The French soloist and teacher advises on how to improve intonation and dexterity on the double bass. From the October 2015 issue 

I’ve never played using anyone else’s technique – I developed my own. When I was 15 years old and playing the bass, I was out of tune every time I shifted. Then I thought to myself, ‘If I let the left thumb act as a pivot, I can reach the same notes but I won’t play out of tune. If I move my thumb, it’s a hazard.’

If you pivot your hand, you can reach three notes in the lower positions; if you play in the traditional way, you can only reach two. You only need to change your hand position once to play three octaves, instead of having to move every two notes. In higher positions you can learn to play a whole octave scale without shifting, just by pivoting from your thumb, opening your hand and using your fingers to crawl over the fingerboard like a crab. It means that you never have to slide, you can play more quickly and fluidly, and you will make fewer mistakes.


This is particularly important for fast, clean playing. If you’re playing something slow and singing, you can do the whole thing on one finger and move as often as you like. I teach this to all of my students.

For every scale there are over a hundred possible different fingerings. Experimenting with these will help you to understand the double bass better – to discover which strings and fingers to use to make the music sound as you would like. You can change the same phrase many times by doing this, and it will help you with your musical interpretations later on.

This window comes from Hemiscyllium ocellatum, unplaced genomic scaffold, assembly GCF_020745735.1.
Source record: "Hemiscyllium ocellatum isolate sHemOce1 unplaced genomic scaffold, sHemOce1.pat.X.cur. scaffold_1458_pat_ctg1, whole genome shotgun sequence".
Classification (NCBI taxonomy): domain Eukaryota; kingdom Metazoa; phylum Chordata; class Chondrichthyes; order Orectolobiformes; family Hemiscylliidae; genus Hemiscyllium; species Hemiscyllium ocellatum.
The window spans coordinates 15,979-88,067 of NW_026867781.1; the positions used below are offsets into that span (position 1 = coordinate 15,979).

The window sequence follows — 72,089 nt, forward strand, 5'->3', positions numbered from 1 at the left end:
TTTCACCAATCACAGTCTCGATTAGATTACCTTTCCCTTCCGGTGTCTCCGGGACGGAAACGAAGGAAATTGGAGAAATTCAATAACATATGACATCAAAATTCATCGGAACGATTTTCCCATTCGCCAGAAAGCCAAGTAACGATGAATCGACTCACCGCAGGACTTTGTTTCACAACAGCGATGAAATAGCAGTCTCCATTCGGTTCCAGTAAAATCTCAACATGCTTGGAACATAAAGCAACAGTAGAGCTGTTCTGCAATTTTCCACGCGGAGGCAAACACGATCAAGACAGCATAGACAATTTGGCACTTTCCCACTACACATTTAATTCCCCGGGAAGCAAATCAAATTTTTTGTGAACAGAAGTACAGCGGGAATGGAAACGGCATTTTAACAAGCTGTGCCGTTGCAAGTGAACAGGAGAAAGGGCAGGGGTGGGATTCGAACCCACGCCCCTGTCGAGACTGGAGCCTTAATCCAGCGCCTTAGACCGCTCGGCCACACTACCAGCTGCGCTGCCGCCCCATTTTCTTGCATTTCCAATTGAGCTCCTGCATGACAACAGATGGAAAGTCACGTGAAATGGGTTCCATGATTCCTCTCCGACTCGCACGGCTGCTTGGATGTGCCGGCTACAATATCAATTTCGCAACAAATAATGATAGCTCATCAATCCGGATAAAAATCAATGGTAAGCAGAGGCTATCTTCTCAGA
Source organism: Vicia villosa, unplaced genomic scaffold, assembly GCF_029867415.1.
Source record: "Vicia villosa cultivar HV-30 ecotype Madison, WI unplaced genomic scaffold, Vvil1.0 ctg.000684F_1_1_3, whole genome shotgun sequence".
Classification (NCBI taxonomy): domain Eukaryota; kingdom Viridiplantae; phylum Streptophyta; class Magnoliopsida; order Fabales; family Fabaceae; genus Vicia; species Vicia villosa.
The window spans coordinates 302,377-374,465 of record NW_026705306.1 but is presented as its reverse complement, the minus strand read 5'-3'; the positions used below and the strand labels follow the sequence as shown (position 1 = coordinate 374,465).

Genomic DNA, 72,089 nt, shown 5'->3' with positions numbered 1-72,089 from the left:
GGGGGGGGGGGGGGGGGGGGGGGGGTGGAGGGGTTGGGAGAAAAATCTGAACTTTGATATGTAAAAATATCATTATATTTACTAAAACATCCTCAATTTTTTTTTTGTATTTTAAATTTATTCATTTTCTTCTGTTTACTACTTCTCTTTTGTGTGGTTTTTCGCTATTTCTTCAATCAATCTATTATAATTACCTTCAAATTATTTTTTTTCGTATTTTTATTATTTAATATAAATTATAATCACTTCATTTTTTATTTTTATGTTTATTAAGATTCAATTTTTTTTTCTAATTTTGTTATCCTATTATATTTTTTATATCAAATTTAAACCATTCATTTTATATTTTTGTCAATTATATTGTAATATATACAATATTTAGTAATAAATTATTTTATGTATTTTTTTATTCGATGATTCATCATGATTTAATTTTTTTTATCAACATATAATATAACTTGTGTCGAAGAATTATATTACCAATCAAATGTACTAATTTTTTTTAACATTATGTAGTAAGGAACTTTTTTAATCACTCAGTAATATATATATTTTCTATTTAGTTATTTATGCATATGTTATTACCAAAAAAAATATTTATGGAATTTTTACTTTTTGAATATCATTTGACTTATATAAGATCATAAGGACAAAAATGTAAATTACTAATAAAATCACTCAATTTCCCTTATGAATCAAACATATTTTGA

When you begin using the pivot technique, start in third position. Here your left hand can assume a more relaxed position and reach more notes than it can in first position, without having to stretch too much. Now, rather than shifting, pivot from the thumb, opening out the hand to reach notes that are traditionally in a ‘new position’. Gradually increase the breadth of this movement over time, making sure that you are always relaxed.

Play exercises 1, 2 and 3 with each of the alternative fingering suggestions, making sure that your left hand does not move throughout each of the horizontal square brackets and instead pivots from the thumb. Where fingerings are circled, the finger in question should stay in place until the succeeding finger has been putdown.




In composition, who is bigger than Bach? The crab and pivot techniques are particularly important when playing the Cello Suites on the bass, to achieve a clean sound without slides. Try playing the section of the Allemande of Bach’s Second Cello Suite shown in the below example, using the fingerings marked. Your hand should remain open, as shown in figure 1. In general, I will never teach a student to play repertoire in my way – they must develop their own ideas and choose their own fingerings. I only show them how to achieve the sound that they want. Each one of us can say the same thing differently. I give students the chance to say it in their own way, by giving them a good technique. If they have nothing to say, I cannot help them.


In your practice